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A forensic engineering expert hired by Southside officials to investigate the devastating condo collapse says he has been denied access to debris from the site — as the death toll climbs to 97.
Allyn Kilsheimer, an experienced structural engineer who worked with the Pentagon after 9/11, told WPLG that he’s leaving at the end of this week without all the information he needs to get to the bottom of what led to the collapse.
He said Miami-Dade County police have declared the site a crime scene and insisted they need to protect the evidence.
“It makes it harder, because I’m pissed off I can’t get what I want when I want it,” Kilsheimer, who was hired by the town of Surfside to determine the cause, told the news outlet.
“In order to figure out what happened, there is a lot of information we need to get,” he continued. “And it requires access to site and access to materials that were on the site. That have now been trucked off the site. Right now, we can’t get that access.”
Police Director Freddy Ramirez said his department has to “follow our investigative processes.”
“At a later date when it seems appropriate, when we have a collaborative agreement of when we can do those things, we will be moving forward. But right now the scene is active and we really want to keep everything pure and concise,” he said, according to WPLG.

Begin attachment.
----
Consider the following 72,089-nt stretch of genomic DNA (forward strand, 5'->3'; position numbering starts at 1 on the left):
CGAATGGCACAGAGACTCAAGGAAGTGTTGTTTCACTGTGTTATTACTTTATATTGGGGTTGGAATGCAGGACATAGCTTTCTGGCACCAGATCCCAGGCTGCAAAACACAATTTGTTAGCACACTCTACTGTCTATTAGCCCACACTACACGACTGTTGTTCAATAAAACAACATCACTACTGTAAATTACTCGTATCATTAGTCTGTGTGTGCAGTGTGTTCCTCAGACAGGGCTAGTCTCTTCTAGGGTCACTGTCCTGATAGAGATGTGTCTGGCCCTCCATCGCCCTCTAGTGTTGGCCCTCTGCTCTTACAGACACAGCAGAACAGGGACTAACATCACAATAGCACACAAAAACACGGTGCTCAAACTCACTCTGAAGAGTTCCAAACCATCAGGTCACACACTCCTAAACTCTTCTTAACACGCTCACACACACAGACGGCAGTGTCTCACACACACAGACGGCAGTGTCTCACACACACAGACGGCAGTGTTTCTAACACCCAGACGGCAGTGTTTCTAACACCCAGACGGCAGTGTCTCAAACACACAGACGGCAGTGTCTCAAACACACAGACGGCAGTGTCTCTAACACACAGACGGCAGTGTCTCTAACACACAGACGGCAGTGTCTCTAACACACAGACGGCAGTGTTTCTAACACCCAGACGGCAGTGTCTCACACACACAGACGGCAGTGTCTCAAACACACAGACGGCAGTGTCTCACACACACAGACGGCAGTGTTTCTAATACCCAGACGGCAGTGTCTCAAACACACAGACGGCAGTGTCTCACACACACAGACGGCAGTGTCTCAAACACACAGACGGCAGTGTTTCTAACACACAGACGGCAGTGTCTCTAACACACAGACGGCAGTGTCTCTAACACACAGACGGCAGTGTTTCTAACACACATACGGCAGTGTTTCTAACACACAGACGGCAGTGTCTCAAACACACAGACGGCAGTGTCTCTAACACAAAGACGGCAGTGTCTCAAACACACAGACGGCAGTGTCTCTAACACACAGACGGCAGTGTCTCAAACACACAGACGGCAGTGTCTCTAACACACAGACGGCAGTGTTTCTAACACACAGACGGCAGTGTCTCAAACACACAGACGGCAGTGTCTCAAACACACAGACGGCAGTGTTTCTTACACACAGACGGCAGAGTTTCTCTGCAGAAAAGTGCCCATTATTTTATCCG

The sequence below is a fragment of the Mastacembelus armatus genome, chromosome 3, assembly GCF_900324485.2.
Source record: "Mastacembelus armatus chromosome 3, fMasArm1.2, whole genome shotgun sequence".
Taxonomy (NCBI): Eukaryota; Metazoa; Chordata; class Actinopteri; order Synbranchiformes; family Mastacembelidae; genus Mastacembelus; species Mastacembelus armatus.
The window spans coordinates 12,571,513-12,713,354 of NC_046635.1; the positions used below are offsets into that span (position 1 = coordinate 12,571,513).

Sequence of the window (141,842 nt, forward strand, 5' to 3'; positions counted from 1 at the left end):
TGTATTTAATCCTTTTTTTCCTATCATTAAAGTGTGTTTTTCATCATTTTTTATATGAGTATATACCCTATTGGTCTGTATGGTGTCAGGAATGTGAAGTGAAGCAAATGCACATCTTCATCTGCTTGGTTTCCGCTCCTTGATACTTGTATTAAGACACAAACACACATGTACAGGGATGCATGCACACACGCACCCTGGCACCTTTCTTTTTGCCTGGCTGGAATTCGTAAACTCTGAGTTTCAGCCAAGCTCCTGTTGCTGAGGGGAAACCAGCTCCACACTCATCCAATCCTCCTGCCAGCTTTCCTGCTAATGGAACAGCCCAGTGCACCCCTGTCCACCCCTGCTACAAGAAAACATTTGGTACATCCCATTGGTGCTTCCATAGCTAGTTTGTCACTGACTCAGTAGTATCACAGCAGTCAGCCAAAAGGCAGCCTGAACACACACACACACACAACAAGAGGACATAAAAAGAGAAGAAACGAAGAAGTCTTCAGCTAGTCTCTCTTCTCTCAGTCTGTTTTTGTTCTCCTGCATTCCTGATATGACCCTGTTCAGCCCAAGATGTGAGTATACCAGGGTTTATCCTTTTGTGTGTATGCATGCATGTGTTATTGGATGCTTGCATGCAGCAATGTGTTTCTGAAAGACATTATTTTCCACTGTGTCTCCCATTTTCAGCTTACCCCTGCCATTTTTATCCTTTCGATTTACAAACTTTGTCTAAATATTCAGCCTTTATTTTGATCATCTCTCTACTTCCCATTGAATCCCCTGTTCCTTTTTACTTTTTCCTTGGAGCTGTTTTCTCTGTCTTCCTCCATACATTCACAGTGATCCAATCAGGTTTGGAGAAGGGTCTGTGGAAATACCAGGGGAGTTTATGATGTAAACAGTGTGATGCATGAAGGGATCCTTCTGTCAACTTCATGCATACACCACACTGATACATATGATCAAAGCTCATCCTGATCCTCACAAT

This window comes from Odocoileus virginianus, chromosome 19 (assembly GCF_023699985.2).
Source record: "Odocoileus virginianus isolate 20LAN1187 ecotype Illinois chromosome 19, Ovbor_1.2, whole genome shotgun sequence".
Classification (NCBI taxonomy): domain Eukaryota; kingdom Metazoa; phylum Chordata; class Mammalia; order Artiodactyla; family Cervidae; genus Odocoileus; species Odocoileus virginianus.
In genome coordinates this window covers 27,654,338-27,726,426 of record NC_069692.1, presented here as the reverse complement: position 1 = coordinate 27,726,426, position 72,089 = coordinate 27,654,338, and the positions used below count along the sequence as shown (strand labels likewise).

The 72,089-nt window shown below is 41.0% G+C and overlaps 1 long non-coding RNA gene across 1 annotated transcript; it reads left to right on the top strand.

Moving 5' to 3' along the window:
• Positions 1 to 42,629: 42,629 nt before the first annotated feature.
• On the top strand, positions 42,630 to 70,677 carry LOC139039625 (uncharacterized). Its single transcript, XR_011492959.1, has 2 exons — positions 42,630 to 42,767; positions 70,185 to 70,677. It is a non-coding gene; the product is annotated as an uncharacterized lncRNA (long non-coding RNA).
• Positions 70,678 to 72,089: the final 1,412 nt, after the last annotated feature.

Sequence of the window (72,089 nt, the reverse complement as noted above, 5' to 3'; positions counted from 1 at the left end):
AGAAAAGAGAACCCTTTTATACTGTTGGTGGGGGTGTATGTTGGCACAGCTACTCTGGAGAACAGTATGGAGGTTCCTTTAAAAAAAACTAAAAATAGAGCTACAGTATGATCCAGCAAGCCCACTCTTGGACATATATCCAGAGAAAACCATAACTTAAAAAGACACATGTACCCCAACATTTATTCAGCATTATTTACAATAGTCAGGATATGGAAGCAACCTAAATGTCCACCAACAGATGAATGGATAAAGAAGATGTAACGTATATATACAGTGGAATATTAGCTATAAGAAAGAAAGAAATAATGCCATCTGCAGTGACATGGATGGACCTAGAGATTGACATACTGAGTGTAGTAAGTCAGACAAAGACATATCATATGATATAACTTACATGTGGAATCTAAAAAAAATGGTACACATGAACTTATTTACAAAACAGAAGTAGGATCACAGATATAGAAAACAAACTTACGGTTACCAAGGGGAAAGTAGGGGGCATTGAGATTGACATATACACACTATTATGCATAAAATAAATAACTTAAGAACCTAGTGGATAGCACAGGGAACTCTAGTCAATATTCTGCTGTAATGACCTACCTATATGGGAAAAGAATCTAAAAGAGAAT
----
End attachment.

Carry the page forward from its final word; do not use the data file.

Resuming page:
However, Kilsheimer, who has also investigated the FIU bridge collapse and the Miami Dade College garage collapse, told the outlet it is “the first time that I have not been given access.”
Now he is worried that vital elements could be destroyed without him being consulted.
Meanwhile, the death toll in the collapse has risen to 97 — 90 of whom have been identified, according to the Miami Herald.
The latest victim to be identified is Luis Barth Tobar, 51, whose body was recovered Saturday, the paper reported.
Officials have cautioned that they have no timeline for when the recovery effort is expected to wrap up.
“It will conclude sooner than we expected,” Surfside Mayor Charles Burkett told the Herald. “My hope and my most strident desire is that we can get everybody out.”
He said the process of identifying bodies is taking longer now due to the state of decomposition since the Champlain Towers South collapsed on June 24.
However, he added: “My message to the families is the same that it was on day one: We will not stop working until we get everybody out of that pile of rubble and return them to their families.”
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